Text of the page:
תמר קפלנסקי
Tamar Kaplinsky
Photo: Avigail Ozi
Flooding in the HaArgazim neighborhood of Tel Aviv last week

Tel Aviv's outcast residents

Opinion: Eviction, poor infrastructure and spirit-crushing legal battles against city hall - in Tel Aviv, that shining city on the coast, the municipality has abandoned its southern residents to a fate of destitution and pain

Tamar Kaplinsky |
Published: 01.11.20, 17:07
I got a phone call last Saturday from an unknown number.
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  • "Did I reach the newspaper?" asked a woman on the other line. "I'm live at the HaArgazim neighborhood in southern Tel Aviv. Our houses are filled with water. I called emergency services, but no one answered. I wanted to ask you if you could please send a reporter."
    4 View gallery
    הצפה בשכונת הארגזים בתל אביב
    הצפה בשכונת הארגזים בתל אביב
    Flooding in the HaArgazim neighborhood of Tel Aviv last week
    (Photo: Liat Bracha)
    The local reporter, quiescently, turned out to not be far from them, at the nearby Hatikvah Quarter, where not long before I got the phone call, Stav Harri and Dean Shoshani perished in a flooded elevator.
    People on social media kept posting increasingly surreal images from southern Tel Aviv: some cars floating on the water and others sucked into a sunken underground garage and people surfing in streets that had already become rivers.
    4 View gallery
    סתיו הררי דין שושני
    סתיו הררי דין שושני
    Stav Harari and Dean Shoshani, both aged 25, drowned when the elevator in which they were trapped became flooded
    On the very next day, in the Abu Kabir neighborhood of the city, emergency services evacuated 56-year-old Ora Griv from the house in which she grew up.
    Her parents, immigrants from Iran, arrived in the neighborhood during the 50s, and, with encouragement by the government, settled in what was then no-man's land that was victim to constant sniper fire.
    In Israel, we sometimes call these people "pioneers."
    But the administration never bothered to regularize the status of Abu Kabir's residents, denying from them basic municipal services - and instead of honoring them as "pioneers," they became "squatters" subject to eviction.
    This story is not exclusive to Abu Kabir. Such is the reality in other low income – and always ethnically middle eastern – neighborhoods of " The White City."
    In HaArgazim, in Kfar Shalem, in Nes Lagoyim and the northern outreaches at Givat Amal, whose residents marked a victory two weeks in their legal battles against city government and the billionaire businessmen Yitzhak Tshuva, who both colluded to have them evicted.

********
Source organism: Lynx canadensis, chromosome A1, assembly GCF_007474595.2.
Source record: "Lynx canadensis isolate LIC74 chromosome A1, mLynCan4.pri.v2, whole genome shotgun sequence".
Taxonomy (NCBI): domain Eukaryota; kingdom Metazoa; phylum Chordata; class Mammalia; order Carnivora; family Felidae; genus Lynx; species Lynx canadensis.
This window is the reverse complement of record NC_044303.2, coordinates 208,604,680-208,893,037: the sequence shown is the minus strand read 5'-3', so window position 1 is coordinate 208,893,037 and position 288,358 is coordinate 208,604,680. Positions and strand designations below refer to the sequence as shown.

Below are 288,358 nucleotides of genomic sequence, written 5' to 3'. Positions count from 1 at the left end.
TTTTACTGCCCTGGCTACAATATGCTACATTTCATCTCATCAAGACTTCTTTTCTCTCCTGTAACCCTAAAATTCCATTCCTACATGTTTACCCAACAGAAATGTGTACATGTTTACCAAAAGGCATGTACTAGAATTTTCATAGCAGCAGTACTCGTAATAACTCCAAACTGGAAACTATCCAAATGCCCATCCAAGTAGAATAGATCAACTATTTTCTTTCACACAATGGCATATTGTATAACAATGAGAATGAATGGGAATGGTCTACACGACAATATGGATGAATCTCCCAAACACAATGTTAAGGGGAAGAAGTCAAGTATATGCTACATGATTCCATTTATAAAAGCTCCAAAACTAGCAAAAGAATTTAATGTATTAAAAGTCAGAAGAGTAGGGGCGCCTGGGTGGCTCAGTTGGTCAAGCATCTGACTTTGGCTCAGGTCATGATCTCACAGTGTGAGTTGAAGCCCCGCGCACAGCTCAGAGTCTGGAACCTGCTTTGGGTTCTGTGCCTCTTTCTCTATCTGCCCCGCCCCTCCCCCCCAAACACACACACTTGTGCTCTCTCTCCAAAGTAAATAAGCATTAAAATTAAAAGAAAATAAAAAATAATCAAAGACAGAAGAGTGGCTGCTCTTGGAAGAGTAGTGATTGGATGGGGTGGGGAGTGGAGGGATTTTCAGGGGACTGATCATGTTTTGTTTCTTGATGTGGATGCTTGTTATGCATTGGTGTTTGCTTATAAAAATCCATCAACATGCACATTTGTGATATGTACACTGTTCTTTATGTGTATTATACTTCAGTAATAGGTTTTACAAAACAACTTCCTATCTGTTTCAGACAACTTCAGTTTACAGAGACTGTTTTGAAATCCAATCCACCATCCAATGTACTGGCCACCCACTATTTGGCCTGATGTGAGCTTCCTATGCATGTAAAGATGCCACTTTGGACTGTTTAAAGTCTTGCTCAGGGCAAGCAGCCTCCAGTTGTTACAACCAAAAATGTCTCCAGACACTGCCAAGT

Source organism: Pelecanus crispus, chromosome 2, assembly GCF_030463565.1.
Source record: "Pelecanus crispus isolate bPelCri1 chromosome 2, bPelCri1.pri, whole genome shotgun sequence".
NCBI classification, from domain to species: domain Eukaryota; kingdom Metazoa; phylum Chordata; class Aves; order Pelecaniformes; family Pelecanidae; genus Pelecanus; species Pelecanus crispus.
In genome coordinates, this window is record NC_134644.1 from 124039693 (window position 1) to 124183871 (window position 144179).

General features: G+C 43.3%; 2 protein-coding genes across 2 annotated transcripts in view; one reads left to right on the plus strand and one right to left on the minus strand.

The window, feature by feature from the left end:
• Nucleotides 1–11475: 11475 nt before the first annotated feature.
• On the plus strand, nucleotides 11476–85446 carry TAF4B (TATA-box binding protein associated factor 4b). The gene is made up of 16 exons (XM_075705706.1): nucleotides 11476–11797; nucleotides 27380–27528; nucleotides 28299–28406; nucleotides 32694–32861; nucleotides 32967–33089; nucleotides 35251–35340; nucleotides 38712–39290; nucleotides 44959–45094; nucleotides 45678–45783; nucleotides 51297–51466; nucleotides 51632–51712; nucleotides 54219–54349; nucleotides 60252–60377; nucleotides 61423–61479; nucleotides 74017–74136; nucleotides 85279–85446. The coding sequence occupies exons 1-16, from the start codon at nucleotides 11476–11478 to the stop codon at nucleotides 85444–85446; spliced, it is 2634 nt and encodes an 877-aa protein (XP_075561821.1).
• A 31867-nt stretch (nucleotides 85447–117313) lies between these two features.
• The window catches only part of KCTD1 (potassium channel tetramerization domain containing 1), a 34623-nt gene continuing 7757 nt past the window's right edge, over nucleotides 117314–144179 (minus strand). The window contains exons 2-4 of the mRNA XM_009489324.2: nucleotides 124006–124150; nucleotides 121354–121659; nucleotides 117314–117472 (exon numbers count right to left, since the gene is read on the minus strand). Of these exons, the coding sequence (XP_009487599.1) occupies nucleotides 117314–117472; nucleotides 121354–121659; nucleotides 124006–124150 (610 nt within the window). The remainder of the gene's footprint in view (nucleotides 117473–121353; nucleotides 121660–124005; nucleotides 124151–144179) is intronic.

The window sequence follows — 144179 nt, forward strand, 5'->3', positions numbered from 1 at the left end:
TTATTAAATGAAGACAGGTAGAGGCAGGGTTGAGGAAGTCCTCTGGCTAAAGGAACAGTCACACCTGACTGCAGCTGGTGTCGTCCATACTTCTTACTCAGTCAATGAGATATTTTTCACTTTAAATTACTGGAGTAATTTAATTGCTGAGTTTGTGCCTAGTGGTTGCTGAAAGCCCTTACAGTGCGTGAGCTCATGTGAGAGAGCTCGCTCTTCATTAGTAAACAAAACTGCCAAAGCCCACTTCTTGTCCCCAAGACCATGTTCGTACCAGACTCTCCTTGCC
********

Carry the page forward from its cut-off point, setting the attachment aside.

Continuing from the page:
Tel Aviv District Court ruled that the residents, who also settled the area during the 50s and whose status was never formalized, are not squatters, and that the state had grossly violated its settlement with them to provide adequate housing.
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    Residents in HaArgazim neighborhood protesting their eviction
    Residents in HaArgazim neighborhood protesting their eviction
    Residents in HaArgazim neighborhood protesting their eviction
    (Photo: Moti Kimchi )
    But the legal torture is not yet over, given that the compensation totals to NIS 42 million to be allotted between 50 families – barely NIS 1 (approx. $290,000) million per household.
    Just imagine if the residents of the jet-set residential project not from there were evicted, where the residents were given the opportunity to regulate their status in return for compensation.
    This disgraceful compensation is not only not enough to buy an alternative housing option - and of course way less than the value of the houses they live in now - but it represents a modicum of what they have endured over the past decades.
    Their names have been besmirched, they have experienced endless legal battles and their neighborhood has become a slum - a deliberate and declared policy of city hall for years now, aimed at running the residents out.
    This policy, by the way, is still ongoing. For eight days straight, Givat Amal was in complete darkness due to the power going out and no one trying to fix it.
    Only on Tuesday, following protests, was the power put back on.
    This is their reality. Once every several months, residents must walk unpaved roads in complete darkness.
    4 View gallery
    A house in HaArgazim neighborhood
    A house in HaArgazim neighborhood
    A house in HaArgazim neighborhood
    (Photo: Yaron Brener)
    Just imagine this happening in the mostly upper-middle-class neighborhood of Bavli in northern Tel Aviv.
    Tel Aviv municipality never installed proper sewage systems, but luckily – partly due to the quarter's proximity to the rich areas of central and northern Tel Aviv, Givat Amal was not turned into Venice when last weekend's downpour started.
    Residents of the HaArgazim and Hatikvah neighborhoods were less lucky, among them Oran Griv, who lost her home.
    The residents of Givat Amal are preparing to continue their battle. Residents in Abu Kabir worry about the next evacuation. In the neighborhoods of Hatikvah and Ramat Israel, the Harari and Shoshani families still mourn their young loved ones, who died in an elevator.
    This is life for the people whom city hall has abandoned and stopped caring for.
    This is the true meaning of "transparent." They call them "squatters" instead of "pioneers", and when it rains, they leave them to drown.

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